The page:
Sunday, August 10, 2008

design sunday

I have a corner in my living room that is sad and lonely and has been since the day we moved in. I have spent two years wondering just what to put there. I spent a year or so looking at different house plants that might work until I came to the conclusion that I didn't really want a plant at all. I then thought I wanted to find a great pillar sort of thingy to put a vase or finial thingy on. So I spent the last year looking at stands and pillars and cement artichokes and the like and I haven't seen a single thing I liked.

The other day it finally hit me. I want a terrarium. Not a simple one either. I want a full on, Victorian glass and iron, free standing terrarium with orchids and ferns. Why, oh why can't I ever like the cheap solution?

The good ones start at around $300 and go up. It is an item I will have to save for and convince Sugar Daddy of it's artistic value. Wish me luck.

Terrariums were invented by Nathaniel Ward, an English physician and botanist who placed a cocoon in a closed jar for observation and soon noticed ferns growing in dirt at the jar’s bottom. They continued to grow and thrive in the protected, humid environment, although they died when he tried to grow them outdoors in London’s polluted air. Ward concluded that many plants that could not survive in the outdoor climate and air conditions could live quite healthily in the biospheres he built and called ferneries, one of which has been preserved by the Smithsonian Institution.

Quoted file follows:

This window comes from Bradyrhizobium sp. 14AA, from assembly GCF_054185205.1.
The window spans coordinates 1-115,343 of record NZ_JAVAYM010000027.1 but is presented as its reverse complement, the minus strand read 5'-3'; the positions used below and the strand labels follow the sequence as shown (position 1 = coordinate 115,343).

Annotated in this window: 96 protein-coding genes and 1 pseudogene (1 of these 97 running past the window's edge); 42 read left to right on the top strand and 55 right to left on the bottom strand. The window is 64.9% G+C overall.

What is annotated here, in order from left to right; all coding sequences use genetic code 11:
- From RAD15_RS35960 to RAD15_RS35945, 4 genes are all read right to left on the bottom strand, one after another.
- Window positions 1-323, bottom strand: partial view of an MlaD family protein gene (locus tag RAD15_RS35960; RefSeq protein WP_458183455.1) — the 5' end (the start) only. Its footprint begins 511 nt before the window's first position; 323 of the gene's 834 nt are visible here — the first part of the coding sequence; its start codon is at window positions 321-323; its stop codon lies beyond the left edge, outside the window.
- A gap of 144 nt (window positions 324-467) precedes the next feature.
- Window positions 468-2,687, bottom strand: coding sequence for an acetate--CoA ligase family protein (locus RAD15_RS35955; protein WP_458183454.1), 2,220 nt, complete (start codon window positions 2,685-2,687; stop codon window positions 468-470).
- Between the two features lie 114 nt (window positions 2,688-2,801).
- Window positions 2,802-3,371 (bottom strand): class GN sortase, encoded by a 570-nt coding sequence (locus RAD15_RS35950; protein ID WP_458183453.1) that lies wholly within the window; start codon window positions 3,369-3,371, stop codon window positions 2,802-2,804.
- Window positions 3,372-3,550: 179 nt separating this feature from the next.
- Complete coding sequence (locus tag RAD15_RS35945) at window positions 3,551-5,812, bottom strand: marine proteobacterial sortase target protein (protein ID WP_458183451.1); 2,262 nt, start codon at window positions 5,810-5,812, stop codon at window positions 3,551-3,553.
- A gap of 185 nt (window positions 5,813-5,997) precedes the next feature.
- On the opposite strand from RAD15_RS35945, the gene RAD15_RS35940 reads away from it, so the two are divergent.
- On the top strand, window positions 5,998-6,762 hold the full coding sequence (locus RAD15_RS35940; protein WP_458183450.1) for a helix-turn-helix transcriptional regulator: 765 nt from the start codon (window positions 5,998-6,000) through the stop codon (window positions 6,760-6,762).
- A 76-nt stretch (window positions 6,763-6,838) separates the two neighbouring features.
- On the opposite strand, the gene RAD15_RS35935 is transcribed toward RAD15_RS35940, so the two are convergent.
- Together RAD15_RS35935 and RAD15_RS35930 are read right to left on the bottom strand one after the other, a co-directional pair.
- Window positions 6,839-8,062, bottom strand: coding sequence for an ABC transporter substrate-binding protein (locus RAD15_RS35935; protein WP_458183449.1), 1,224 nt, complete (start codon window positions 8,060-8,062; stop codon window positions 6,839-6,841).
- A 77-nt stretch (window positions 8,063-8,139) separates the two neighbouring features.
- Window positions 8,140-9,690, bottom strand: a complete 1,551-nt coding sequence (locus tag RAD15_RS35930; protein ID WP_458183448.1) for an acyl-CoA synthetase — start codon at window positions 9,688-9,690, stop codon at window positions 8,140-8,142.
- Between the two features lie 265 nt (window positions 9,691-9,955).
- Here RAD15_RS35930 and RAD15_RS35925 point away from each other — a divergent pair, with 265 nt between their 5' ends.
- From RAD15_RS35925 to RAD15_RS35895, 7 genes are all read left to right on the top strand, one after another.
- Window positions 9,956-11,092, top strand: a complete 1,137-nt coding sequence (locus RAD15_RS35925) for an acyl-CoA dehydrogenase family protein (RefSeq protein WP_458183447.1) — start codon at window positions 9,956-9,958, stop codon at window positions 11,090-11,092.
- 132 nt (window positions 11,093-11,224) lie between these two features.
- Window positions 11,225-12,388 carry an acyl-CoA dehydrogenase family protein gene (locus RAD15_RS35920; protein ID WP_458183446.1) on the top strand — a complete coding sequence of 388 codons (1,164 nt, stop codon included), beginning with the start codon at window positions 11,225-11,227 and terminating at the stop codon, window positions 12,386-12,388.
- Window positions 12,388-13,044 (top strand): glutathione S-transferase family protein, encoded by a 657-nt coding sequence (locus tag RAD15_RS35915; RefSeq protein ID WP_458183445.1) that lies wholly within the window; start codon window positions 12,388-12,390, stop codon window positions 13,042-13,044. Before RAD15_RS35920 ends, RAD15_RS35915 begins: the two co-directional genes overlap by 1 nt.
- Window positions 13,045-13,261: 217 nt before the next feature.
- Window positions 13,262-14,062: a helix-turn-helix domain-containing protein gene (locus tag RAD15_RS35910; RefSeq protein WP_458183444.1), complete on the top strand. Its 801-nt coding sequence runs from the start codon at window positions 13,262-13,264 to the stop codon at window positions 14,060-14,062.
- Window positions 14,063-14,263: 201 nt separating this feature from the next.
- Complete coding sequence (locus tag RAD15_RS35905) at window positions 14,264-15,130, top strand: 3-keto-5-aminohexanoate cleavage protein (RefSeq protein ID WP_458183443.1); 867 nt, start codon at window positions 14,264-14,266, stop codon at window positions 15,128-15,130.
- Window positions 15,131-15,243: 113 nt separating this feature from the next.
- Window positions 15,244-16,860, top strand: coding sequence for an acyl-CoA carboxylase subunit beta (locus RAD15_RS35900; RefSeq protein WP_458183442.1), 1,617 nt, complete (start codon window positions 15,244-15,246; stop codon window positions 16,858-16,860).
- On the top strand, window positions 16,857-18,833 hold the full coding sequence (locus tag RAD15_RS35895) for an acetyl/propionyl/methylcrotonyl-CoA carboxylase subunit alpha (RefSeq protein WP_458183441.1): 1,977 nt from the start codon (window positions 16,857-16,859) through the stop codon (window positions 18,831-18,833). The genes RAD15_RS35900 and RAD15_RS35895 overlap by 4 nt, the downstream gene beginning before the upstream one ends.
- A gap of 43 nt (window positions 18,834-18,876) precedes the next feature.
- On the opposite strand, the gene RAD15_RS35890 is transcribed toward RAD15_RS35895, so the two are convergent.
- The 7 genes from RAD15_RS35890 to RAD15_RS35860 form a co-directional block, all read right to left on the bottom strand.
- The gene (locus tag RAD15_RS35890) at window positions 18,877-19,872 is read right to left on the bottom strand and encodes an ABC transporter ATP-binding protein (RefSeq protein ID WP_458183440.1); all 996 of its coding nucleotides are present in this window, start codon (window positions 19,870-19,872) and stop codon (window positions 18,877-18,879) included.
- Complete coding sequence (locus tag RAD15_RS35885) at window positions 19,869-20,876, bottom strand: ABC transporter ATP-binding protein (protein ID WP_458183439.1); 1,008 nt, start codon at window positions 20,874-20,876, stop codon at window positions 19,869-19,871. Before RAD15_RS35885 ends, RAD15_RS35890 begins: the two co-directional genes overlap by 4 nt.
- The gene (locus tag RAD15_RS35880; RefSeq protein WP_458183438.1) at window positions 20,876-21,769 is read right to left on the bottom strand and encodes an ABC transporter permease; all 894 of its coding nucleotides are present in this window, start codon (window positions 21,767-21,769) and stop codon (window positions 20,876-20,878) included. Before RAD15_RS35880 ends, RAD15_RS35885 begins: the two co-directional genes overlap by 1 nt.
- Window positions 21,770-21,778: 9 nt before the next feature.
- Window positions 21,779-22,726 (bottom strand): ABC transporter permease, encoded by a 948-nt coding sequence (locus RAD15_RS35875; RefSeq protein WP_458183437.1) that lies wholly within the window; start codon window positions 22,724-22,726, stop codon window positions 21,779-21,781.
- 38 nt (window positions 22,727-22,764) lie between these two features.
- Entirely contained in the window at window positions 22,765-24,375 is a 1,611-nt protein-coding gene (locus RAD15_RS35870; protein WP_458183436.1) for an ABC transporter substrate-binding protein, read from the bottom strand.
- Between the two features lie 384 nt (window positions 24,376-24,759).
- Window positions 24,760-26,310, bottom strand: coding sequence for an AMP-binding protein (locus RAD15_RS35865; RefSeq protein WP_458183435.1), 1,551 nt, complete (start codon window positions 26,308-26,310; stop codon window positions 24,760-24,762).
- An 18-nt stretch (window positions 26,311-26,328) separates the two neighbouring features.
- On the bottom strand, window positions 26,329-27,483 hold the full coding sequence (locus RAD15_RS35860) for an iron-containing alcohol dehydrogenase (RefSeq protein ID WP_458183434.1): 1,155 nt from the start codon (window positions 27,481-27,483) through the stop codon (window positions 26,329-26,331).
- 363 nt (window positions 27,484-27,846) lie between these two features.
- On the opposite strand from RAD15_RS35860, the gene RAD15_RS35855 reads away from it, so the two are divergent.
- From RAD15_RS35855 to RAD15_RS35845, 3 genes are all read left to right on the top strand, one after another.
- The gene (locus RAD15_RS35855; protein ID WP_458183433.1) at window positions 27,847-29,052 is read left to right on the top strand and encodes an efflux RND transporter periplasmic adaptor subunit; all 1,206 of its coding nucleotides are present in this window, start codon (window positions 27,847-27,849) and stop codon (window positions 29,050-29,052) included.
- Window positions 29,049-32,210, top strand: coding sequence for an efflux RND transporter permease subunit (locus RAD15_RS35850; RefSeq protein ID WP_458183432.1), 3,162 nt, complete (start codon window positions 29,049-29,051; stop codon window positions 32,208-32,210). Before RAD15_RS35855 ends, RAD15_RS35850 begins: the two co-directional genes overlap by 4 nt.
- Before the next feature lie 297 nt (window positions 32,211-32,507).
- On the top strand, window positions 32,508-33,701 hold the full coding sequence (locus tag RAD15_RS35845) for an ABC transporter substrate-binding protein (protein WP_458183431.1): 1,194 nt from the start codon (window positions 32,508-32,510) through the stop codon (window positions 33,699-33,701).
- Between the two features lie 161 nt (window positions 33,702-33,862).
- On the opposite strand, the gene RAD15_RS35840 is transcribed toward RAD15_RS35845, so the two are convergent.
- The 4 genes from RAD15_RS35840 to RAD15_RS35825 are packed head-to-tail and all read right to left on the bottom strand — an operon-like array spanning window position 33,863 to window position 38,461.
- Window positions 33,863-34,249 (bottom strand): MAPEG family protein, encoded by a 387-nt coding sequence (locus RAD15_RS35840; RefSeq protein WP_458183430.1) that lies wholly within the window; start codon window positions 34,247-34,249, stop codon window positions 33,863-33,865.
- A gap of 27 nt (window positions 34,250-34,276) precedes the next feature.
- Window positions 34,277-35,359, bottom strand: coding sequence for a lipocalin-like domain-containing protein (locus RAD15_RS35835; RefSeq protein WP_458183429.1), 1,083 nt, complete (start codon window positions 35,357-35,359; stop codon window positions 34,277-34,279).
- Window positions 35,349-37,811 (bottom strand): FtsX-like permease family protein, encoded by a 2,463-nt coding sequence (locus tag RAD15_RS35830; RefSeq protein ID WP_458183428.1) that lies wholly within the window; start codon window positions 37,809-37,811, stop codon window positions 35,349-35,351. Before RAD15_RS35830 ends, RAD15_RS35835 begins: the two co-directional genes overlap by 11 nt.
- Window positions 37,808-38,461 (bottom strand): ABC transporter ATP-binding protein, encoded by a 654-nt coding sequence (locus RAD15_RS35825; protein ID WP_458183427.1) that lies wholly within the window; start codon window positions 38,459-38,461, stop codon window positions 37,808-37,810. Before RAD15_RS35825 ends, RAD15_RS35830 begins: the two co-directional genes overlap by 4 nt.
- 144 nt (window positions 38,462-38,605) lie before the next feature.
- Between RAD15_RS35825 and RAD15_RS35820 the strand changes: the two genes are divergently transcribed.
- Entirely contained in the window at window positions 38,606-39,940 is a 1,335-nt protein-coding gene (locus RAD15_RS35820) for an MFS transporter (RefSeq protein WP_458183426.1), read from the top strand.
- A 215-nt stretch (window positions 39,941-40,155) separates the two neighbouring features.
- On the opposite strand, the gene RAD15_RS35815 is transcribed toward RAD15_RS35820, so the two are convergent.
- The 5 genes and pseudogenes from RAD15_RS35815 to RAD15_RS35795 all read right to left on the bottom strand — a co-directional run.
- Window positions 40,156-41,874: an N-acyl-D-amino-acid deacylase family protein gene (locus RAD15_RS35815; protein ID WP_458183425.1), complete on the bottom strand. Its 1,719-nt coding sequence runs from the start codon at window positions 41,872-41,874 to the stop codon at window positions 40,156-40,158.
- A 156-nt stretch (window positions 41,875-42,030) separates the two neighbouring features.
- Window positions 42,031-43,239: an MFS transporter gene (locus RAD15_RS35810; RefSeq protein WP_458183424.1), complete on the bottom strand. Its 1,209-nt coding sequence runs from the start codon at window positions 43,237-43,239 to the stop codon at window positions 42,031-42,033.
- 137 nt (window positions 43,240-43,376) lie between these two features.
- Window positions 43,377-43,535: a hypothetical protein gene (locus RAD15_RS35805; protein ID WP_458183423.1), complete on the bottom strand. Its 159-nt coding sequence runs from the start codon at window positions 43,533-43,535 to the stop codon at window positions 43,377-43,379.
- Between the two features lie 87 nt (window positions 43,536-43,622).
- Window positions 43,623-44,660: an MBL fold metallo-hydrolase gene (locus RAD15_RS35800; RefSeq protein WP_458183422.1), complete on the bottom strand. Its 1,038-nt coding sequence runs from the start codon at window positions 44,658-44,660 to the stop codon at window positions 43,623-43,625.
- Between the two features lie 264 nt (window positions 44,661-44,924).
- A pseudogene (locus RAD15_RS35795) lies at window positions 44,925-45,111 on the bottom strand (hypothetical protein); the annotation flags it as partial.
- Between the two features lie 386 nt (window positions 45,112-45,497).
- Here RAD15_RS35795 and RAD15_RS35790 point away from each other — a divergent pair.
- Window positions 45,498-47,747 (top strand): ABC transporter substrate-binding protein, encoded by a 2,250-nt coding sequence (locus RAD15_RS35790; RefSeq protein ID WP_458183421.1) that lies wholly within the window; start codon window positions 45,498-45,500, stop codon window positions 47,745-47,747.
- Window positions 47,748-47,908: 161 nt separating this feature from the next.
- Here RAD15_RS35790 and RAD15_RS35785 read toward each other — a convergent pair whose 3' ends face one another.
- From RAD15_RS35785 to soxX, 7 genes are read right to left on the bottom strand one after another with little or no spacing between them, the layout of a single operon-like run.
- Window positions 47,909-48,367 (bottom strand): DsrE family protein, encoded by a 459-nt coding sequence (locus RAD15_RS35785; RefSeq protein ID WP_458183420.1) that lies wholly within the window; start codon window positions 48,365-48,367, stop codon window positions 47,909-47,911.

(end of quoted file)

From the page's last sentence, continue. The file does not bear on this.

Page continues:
The doctor’s discovery led to a new horticultural era. Rare plants could be transported across continents and climate zones in what became known as Wardian cases, and wealthy British families started commissioning elaborate versions for their living rooms. The word “terrarium,” from the Latin ”terra,” meaning “earth,” is commonly used in the U.S.

If you have been blessed with simple taste, you need not spend a lot to create your own terrarium. A bell jar makes a fabulous, smaller, environment for a little garden, as does a apothecary jar or even, (if you aren't into aesthetics) a milk jug. Visit a good (read- not Home Depot or Lowe's) nursery and ask someone to help you select a few plants that thrive in glass house conditions.

If you are feeling inspired, and actually do assemble a terrarium, send me a pic. I'd love to see what other people are doing.

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